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1.  Prenatal Cocaine Exposure and Body Mass Index and Blood Pressure at 9 Years of Age 
Journal of hypertension  2010;28(6):1166-1175.
Background
Prenatal cocaine exposure has been linked to intrauterine growth retardation and poor birth outcomes; little is known about the effects on longer-term medical outcomes, such as overweight status and hypertension in childhood. Our objective was to examine the association between prenatal cocaine exposure and body mass index and blood pressure at 9 years of age among children followed prospectively in a multi-site longitudinal study evaluating the impact of maternal lifestyle during pregnancy on childhood outcome.
Design/Methods
This analysis includes 880 children (277 cocaine exposed and 603 with no cocaine exposure) with blood pressure, height, and weight measurements at 9 years of age. Regression analyses were conducted to explore the relationship between prenatal cocaine exposure and body mass index and blood pressure at 9 years of age after controlling for demographics, other drug exposure, birth weight, maternal weight, infant postnatal weight gain, and childhood television viewing, exercise and dietary habits at 9 years. Path analyses were used to further explore these relationships.
Results
At 9 years of age, 15% of the children were pre-hypertensive and 19% were hypertensive; 16% were at risk for overweight status and 21% were overweight. A small percentage of women were exposed to high levels of prenatal cocaine throughout pregnancy. Among children born to these women, a higher body mass index was noted. Path analysis suggested that high cocaine exposure has an indirect effect on systolic and diastolic blood pressure that is mediated through its effect on body mass index.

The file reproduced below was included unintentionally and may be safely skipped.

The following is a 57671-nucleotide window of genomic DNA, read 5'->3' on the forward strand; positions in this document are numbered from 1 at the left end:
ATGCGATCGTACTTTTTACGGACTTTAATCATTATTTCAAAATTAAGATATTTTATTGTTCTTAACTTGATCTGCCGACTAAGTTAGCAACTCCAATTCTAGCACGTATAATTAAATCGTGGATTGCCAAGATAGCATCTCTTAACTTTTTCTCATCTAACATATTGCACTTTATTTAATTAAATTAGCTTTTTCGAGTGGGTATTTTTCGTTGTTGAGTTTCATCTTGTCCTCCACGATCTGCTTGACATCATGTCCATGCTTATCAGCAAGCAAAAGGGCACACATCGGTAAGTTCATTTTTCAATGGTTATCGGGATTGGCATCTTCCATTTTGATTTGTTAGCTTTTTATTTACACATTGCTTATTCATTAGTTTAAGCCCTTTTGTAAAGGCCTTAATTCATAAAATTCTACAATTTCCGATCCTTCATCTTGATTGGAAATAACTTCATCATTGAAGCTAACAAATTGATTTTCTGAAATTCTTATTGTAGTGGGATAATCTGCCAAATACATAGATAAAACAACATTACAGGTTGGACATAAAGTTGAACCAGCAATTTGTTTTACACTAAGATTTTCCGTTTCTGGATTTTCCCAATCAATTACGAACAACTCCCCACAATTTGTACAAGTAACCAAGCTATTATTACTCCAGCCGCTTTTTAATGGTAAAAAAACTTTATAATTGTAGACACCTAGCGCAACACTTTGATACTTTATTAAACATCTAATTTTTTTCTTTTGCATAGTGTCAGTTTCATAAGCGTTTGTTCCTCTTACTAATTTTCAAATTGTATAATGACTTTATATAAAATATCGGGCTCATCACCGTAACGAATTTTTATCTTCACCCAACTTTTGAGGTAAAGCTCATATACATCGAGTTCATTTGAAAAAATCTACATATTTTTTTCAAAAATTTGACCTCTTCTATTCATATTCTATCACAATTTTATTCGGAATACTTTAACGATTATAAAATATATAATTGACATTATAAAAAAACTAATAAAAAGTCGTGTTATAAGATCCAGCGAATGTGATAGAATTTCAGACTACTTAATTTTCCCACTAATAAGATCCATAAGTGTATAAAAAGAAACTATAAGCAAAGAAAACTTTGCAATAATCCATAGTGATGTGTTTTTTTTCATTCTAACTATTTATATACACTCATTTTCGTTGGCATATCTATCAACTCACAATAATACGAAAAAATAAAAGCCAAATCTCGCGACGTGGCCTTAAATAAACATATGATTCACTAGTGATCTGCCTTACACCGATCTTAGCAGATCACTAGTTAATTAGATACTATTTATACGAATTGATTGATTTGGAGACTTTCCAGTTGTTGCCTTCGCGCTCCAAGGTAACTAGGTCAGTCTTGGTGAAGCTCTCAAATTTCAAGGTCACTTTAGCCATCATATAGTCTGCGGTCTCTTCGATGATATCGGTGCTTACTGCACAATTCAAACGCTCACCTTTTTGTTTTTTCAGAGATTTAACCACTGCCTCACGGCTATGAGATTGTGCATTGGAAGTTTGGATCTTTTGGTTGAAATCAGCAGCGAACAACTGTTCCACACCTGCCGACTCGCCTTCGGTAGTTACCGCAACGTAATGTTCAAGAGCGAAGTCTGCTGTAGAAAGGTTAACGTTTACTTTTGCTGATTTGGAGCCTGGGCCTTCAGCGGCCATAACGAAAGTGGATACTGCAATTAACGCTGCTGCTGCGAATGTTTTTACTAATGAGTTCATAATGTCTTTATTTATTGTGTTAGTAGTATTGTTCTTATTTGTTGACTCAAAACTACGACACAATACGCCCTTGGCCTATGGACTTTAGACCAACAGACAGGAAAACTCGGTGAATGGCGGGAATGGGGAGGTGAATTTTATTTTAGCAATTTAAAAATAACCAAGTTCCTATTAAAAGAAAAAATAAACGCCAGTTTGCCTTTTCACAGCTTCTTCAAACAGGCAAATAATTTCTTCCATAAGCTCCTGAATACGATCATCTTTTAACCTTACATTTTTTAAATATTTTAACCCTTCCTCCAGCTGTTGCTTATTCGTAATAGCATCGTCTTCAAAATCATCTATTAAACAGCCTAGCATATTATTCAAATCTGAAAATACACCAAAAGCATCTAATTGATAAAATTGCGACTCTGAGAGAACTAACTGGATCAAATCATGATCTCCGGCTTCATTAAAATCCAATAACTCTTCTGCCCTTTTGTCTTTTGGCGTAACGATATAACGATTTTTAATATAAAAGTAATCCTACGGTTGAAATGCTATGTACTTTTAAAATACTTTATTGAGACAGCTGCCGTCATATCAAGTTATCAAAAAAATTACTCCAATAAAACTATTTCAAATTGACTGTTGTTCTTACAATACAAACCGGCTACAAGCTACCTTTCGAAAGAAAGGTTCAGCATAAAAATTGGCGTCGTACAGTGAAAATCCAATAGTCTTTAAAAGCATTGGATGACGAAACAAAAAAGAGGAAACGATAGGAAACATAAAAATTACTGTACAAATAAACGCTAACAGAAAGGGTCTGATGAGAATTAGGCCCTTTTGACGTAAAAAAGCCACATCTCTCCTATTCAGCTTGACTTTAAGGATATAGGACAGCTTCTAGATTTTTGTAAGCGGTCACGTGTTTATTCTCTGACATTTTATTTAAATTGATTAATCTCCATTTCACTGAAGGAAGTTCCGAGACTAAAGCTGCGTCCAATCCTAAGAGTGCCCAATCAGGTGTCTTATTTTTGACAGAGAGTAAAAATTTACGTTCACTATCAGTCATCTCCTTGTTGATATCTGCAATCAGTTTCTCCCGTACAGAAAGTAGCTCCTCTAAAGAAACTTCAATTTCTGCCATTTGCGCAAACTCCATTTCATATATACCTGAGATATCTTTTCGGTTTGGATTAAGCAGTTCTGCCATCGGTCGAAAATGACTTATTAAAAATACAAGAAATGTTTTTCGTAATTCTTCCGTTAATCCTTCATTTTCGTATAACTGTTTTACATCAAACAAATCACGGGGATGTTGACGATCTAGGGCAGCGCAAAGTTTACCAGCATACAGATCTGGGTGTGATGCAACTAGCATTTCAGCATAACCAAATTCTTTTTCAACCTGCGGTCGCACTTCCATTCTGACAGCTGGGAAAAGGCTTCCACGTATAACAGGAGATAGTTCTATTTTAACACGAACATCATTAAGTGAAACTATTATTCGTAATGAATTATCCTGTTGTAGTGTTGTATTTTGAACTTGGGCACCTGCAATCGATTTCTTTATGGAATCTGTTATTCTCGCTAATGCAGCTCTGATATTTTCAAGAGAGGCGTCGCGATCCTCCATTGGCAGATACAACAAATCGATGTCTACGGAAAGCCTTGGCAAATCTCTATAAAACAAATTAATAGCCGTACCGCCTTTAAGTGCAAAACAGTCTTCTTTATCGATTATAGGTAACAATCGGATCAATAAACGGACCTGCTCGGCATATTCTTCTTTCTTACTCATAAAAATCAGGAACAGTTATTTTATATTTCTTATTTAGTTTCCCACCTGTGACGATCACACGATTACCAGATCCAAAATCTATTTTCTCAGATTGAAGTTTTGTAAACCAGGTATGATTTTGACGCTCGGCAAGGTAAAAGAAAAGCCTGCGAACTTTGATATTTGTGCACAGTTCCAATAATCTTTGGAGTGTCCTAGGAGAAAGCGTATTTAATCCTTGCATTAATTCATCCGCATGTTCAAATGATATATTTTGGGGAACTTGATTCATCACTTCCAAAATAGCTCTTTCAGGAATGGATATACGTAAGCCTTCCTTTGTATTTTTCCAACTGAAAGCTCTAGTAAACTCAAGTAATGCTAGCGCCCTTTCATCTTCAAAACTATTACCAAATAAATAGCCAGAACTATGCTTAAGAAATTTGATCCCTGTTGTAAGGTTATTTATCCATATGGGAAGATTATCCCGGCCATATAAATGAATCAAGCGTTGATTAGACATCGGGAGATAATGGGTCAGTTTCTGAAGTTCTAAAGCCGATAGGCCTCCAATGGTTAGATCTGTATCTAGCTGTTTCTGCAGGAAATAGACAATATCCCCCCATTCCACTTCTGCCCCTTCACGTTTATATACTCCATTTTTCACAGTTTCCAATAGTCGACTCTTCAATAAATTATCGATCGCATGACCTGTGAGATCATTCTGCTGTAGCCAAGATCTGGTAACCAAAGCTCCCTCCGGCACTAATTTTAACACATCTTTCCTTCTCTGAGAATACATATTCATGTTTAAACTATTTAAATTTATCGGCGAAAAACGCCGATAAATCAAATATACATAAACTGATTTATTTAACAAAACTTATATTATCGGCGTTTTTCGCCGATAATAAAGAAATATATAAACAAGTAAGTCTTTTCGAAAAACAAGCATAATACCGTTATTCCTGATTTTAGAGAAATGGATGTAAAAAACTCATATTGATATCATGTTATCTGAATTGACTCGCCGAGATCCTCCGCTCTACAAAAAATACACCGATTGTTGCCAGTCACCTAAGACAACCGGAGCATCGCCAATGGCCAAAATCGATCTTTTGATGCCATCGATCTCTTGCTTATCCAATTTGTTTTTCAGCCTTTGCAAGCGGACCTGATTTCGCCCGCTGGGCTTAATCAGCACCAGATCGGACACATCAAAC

Conclusion
High levels of in-utero cocaine exposure are a marker for elevated body mass index and blood pressure among children born full term.
PMCID: PMC2874425  PMID: 20486281
Prenatal cocaine exposure; Body mass index; Childhood hypertension; Overweight; Obesity
2.  Computed Tomography of Subchondral Bone and Osteophytes in Hip Osteoarthritis: the Shape of Things to Come? 
Bone is a fundamental component of the disordered joint homeostasis seen in osteoarthritis, a disease that has been primarily characterized by the breakdown of articular cartilage accompanied by local bone changes and a limited degree of joint inflammation. In this review we consider the role of computed tomography imaging and computational analysis in osteoarthritis research, focusing on subchondral bone and osteophytes in the hip. We relate what is already known in this area to what could be explored through this approach in the future in relation to both clinical research trials and the underlying cellular and molecular science of osteoarthritis. We also consider how this area of research could impact on our understanding of the genetics of osteoarthritis.
doi:10.3389/fendo.2011.00097
PMCID: PMC3355868  PMID: 22649393
bone; hip; osteoarthritis; subchondral; osteophyte; morphology; histology; genetics

Results 1-3 (3)